Reuters AE DB1136 shy of its record high of a barrel as one OPEC minister raised the prospect of another output increase and U.S.

data showed rising inventories and weak demand.

U.S. crude for November gained 9 cents to .49 a barrel by 0542 GMT. Oil touched its fourth consecutive intraday record high on Wednesday, but ended 21 cents lower on the day as traders took profits from a six-day rally that lifted prices 11 percent.

London Brent crude for December shed 14 cents to .99 a barrel.

Oil's surge to near its inflation-adjusted peak in 1980 has alarmed both consumers and producers, fearful that it may blunt economic growth and diminish demand for crude.

Nigeria's oil minister told Reuters on Wednesday that OPEC policymakers could opt to take action when heads of state meet in Saudi Arabia on Nov. 17, opening the door to a possible supply boost sooner than the next official meeting in early December.

''There will be a meeting of ministers, initially informally, but there may be a formal meeting,'' Minister Odein Ajumogobia said, adding that he could not rule out a supply rise.

''We are still a month away and it depends what transpires before then.'' The Organization of the Petroleum Exporting Countries has already agreed to pump another 500,000 barrels a day from Nov. 1.

Oil has roared into the fourth quarter, rebounding from below just two months ago as fears of a winter supply crunch, a weakening dollar and rising tensions between Turkey and Kurdish rebels in Iraq fuelled a fresh rush of investor capital.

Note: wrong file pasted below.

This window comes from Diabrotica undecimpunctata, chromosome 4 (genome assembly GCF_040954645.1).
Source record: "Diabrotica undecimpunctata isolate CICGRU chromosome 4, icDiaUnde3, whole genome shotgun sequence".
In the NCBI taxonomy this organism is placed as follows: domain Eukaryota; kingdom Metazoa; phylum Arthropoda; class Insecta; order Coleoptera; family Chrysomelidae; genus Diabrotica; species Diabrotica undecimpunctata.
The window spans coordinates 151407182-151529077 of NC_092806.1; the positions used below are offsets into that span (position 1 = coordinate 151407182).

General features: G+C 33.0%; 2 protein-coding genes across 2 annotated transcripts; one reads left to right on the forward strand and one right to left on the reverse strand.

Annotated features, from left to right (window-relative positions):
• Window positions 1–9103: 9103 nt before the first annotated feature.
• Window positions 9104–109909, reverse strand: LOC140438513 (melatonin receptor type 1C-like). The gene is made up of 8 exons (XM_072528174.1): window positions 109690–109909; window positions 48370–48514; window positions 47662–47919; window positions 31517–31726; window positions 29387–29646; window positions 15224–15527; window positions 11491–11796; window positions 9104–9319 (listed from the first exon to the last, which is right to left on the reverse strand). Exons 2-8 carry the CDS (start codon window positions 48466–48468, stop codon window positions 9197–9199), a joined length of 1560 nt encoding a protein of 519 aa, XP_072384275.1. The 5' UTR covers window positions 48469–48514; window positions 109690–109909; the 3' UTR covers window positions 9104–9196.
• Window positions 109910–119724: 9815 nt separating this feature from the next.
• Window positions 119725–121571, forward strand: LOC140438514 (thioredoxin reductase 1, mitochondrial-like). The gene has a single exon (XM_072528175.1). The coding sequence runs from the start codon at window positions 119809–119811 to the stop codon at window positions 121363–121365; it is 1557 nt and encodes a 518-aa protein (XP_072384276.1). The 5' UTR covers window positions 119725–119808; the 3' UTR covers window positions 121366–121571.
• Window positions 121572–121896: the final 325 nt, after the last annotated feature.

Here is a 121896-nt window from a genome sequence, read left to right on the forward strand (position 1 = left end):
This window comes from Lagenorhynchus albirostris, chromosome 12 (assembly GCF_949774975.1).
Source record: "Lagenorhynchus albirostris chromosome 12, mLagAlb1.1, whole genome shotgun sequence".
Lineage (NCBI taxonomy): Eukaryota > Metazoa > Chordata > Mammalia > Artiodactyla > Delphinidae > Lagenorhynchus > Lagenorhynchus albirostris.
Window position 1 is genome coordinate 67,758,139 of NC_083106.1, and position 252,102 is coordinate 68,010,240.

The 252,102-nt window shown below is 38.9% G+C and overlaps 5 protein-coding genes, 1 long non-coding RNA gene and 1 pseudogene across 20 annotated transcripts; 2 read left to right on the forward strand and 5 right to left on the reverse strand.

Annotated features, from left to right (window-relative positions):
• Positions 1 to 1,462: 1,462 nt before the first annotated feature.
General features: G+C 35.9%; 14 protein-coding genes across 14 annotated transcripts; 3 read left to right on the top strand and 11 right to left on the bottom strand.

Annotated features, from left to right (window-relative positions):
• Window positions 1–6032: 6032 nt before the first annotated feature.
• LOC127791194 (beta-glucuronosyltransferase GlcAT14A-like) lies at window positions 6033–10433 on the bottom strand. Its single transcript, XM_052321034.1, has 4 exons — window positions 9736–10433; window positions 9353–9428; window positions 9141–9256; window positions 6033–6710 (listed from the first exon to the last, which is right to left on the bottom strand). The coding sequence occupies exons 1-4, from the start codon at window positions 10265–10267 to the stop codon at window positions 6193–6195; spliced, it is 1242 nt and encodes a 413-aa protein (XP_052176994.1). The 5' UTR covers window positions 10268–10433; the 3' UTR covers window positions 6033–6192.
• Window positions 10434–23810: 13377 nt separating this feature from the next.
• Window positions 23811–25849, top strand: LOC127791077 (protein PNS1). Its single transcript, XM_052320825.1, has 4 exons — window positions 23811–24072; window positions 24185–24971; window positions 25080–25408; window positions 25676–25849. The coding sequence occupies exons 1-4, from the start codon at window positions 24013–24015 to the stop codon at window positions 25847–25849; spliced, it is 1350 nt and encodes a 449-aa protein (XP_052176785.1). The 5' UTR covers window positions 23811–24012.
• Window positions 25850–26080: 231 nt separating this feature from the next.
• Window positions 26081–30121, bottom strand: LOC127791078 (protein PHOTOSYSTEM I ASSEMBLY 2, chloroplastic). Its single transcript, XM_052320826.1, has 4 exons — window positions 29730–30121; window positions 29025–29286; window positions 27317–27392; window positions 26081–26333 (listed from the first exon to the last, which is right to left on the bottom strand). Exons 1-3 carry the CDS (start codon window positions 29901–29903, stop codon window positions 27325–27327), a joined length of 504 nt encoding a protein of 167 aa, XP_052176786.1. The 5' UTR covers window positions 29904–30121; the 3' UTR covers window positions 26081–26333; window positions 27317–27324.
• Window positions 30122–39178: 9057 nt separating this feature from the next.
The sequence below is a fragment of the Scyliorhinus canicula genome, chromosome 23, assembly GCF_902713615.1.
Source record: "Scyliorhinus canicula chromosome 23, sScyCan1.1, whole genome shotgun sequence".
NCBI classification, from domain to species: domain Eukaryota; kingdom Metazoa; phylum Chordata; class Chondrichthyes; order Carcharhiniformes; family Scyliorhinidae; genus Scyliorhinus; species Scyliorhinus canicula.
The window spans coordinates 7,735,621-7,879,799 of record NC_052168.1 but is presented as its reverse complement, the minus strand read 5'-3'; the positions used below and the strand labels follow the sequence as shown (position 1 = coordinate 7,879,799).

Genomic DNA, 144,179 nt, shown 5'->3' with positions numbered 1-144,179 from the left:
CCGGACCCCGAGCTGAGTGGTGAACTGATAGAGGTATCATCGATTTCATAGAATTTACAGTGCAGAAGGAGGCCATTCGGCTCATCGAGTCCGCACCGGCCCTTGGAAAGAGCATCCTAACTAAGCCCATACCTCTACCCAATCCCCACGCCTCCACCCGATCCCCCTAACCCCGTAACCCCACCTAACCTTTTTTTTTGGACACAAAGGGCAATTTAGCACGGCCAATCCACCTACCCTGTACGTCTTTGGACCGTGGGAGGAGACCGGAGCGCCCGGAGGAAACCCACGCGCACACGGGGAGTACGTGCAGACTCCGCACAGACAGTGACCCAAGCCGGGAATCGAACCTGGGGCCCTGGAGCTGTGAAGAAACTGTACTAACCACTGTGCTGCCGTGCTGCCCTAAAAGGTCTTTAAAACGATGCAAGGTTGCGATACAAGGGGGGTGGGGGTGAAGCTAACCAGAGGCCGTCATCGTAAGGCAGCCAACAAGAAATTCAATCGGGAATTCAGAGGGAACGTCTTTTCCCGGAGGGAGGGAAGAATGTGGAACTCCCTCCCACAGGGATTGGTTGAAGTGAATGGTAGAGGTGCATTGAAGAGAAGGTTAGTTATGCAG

DEMAND Wednesday's brief surge to a barrel was propelled by news Turkey's parliament granted its troops permission to launch an attack against Kurdish rebels inside Iraqi territory, despite international pressure.

Although little oil is immediately at risk from any military action -- Iraq's exports via its pipeline to Turkey have been sporadic since 2003 -- traders fear an escalating conflict could endanger other supplies from the Middle East.

Further tempering oil's rally on Wednesday, U.S. crude stocks and refined fuel stockpiles rose more than expected last week, a government report said, although gasoline and heating fuel inventories remain below their historic norms. S] The data also showed that demand from the world's top consumer is already showing signs of slowing. Deliveries are up just 0.2 percent over last year, the data showed, although growth remains robust in China and other developing economies.

U.S. Energy Secretary Sam Bodman said on Wednesday that high oil prices were of ''great concern'' to the United States, whose economy is already facing headwinds from the meltdown in the subprime mortgage market.

Even so, the prospect of global refiners quickly draining crude inventories to meet stronger winter demand is keeping many traders and analysts on edge.

''The move up is then a completely fundamental phenomenon in our view, and is the result of a supply-demand dynamic that has been happening in slow motion for a full year,'' analysts at Barclays Capital said in a report. ''The issue seems no longer to be whether oil will reach 0 per barrel, but when.'' Prices are approaching their inflation-adjusted high from 1980, when they averaged .46 a barrel after the Iranian revolution and at the start of the Iran-Iraq war.

Reuters AE DB1136